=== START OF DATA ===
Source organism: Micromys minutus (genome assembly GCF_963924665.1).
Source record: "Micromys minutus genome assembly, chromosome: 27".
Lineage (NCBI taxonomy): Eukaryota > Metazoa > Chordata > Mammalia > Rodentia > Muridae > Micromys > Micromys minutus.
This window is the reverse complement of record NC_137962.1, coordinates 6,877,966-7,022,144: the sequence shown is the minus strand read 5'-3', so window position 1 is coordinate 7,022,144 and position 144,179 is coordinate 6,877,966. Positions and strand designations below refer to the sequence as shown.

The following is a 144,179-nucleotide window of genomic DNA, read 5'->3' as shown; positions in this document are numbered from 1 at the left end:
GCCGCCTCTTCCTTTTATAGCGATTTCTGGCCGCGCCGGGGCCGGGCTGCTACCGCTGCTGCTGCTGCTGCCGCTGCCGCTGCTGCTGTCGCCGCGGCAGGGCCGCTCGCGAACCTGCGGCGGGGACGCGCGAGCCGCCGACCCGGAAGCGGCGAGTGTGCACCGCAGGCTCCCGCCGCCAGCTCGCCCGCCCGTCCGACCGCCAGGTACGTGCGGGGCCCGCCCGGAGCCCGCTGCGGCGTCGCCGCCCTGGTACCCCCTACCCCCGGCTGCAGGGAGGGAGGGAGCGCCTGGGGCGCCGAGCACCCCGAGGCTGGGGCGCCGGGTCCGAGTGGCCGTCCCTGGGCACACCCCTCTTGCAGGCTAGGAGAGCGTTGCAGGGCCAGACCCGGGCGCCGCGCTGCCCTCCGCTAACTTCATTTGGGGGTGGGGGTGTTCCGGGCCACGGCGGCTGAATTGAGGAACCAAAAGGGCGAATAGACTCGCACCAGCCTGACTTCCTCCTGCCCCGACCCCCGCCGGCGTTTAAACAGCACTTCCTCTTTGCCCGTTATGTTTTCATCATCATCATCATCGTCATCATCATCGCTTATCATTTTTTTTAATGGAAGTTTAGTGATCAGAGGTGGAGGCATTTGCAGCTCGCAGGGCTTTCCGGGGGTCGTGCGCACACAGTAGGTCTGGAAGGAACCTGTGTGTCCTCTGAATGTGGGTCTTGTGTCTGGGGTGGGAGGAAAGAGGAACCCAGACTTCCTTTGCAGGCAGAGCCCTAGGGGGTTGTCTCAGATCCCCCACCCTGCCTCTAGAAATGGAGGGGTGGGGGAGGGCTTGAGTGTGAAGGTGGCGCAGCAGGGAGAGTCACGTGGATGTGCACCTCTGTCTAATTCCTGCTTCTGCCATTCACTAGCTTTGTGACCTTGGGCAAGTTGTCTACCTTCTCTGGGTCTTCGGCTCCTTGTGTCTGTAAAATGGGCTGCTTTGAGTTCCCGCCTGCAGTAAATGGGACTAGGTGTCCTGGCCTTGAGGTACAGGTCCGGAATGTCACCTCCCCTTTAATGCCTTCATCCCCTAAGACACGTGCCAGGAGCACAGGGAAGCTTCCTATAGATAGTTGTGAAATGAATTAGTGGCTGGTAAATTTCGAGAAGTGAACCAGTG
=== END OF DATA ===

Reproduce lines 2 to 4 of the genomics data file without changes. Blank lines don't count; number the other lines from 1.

Source record: "Micromys minutus genome assembly, chromosome: 27".
Lineage (NCBI taxonomy): Eukaryota > Metazoa > Chordata > Mammalia > Rodentia > Muridae > Micromys > Micromys minutus.
This window is the reverse complement of record NC_137962.1, coordinates 6,877,966-7,022,144: the sequence shown is the minus strand read 5'-3', so window position 1 is coordinate 7,022,144 and position 144,179 is coordinate 6,877,966. Positions and strand designations below refer to the sequence as shown.